1MW in the world by Bronte Hogarth – 1MW International Correspondent
The idea of cities that give something back is starting to gain momentum as the reality of human induced climate change is literally sinking in around the world.
Our cities are facing new and rapidly evolving challenges, from the effects of global warming to increasing urban populations. So what are the urban planning strategies or changes we need in order to transform our cities into liveable and sustainable habitats for now and the future?
Until recently, major urban planning strategies covered all aspects from aesthetic to practical: streets, building facades, parks, sewers and water works, facilities and public monuments. Today, urban planners need to adapt and accommodate to include sustainable objectives.
We know our globalised world is only becoming more interconnected year by year. The future of our cities depends on the considerations of these global issues facing us such as climate change mitigation, social inclusion and preserving cultural heritage. Regenerative urban planning could be the key.
- Urban regeneration – is at the core of city planning. Urban regeneration can be defined as the integrated local redevelopment of deprived areas (neighbourhood, city, metropolitan area). It covers many aspects of city life: physical, social and environmental. Approaches depend on a city’s history, and therefore policies must be integrated and area-based.
- Regenerative urban planning – engages urban regeneration at a new level to ensure cities not only become resource-efficient and low carbon-emitting, but go beyond that to positively enhance the ecosystems which provide them with goods and services, and it’s place in the larger world system too. (Already the resources for future generations are compromised, combat plans need to go beyond just preserving them, but regenerating them).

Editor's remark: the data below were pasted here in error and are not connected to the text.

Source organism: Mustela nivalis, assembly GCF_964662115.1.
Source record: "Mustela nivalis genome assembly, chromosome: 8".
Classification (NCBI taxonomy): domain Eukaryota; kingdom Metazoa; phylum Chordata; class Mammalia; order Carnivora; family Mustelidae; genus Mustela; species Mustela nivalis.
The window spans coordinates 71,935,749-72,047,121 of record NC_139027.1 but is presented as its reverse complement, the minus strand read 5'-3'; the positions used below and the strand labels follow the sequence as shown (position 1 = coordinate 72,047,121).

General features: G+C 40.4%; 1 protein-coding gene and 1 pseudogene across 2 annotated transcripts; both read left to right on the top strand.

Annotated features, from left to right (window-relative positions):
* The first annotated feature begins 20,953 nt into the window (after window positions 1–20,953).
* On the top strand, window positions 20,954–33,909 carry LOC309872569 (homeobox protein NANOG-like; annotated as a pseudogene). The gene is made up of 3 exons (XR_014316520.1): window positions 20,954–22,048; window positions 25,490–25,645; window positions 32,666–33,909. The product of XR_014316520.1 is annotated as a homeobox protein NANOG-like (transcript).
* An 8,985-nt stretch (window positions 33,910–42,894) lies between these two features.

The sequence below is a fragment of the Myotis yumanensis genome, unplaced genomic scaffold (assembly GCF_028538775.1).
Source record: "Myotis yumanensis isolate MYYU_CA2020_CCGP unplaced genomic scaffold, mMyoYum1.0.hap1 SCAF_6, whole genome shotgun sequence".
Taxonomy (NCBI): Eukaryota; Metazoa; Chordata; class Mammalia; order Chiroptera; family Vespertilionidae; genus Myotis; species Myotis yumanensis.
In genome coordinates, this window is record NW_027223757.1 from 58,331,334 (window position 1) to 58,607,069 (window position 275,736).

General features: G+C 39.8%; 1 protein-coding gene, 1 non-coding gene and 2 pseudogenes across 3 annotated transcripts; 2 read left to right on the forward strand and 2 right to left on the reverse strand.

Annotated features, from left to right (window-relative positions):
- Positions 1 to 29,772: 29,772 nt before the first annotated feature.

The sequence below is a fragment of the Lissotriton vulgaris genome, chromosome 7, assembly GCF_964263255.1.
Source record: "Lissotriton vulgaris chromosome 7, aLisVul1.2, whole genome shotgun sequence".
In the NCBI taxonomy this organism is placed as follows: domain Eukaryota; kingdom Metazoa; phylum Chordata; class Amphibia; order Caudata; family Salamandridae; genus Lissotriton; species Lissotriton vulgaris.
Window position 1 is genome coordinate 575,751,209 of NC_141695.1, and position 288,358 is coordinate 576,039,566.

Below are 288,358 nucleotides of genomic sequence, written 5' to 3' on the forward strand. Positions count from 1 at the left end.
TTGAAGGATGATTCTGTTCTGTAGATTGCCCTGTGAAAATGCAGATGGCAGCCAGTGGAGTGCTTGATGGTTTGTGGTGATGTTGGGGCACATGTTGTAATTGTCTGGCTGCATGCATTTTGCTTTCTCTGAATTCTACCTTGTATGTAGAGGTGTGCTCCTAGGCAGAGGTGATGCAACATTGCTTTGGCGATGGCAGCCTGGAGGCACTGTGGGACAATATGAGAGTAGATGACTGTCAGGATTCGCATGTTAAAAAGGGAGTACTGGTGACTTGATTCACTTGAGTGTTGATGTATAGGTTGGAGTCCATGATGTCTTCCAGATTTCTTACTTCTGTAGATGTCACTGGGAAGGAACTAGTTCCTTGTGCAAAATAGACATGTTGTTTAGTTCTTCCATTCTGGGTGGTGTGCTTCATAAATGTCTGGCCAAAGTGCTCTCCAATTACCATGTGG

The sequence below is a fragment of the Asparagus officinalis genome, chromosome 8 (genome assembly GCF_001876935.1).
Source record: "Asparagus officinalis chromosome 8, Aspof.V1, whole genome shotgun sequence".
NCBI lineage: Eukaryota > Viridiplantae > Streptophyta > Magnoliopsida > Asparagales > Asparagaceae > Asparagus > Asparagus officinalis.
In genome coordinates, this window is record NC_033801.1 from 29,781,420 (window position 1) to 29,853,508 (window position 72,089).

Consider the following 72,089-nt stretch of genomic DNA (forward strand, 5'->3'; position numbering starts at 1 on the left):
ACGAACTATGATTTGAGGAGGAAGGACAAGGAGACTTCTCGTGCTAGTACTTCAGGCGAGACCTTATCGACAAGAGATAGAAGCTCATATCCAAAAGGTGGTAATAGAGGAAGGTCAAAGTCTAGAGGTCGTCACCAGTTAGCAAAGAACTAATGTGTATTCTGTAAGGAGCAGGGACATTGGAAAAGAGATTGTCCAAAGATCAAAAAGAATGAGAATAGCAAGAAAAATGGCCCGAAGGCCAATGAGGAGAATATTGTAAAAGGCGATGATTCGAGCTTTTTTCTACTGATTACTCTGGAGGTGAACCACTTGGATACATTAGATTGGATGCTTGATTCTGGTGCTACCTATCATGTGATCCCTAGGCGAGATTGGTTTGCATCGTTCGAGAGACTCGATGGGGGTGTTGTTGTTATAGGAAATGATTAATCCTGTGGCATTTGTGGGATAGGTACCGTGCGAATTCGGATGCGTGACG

Fiona Woo writes…
The solution lies in thinking beyond the vague and unambitious notion of sustainability and, instead, actively working towards regenerating soils, forests and watercourses. The aim is to improve rather than merely sustaining their currently degraded condition. (Fiona Woo, Guardian Professional)
What we need is a new agenda to create regenerative cities, especially for those countries developing at fast speeds There is a chance for them to skip the industrial stages that established countries passed through and arrive at a more sustainable and regenerative model from the start. Cities that are not so dependent on fossil fuels. which engage renewable energies and new sustainable technologies. Furthermore this type of planning and realisation needs to be made accessible so it doesn’t remain simply a picturesque vision.
It relies on all of us!
People need to take on these challenges too, we are part of the urban environment and can actively make a difference in our surroundings becoming more sustainable.
Did you know?
Just by switching off at the power point appliances and equipment such as mobile phone chargers, televisions, set-top boxes, microwave ovens, games consoles, DVD players etc you can save about 500kg of CO2 pollution and $125 per year.
It’s a simple action! but in the scheme of things can make a big difference. This is the point, there is no single solution to climate change, it needs to be approached holistically from all areas of life from the small to the big.
See our activity centre for lot’s of ways to start cutting pollution and live more sustainably today.
We are daughters, mothers, sisters and grandmothers getting on with practical climate action to live better for us and the planet. Join the movement at www.1millionwomen.com.au
Such an important topic! Thank you for the insight!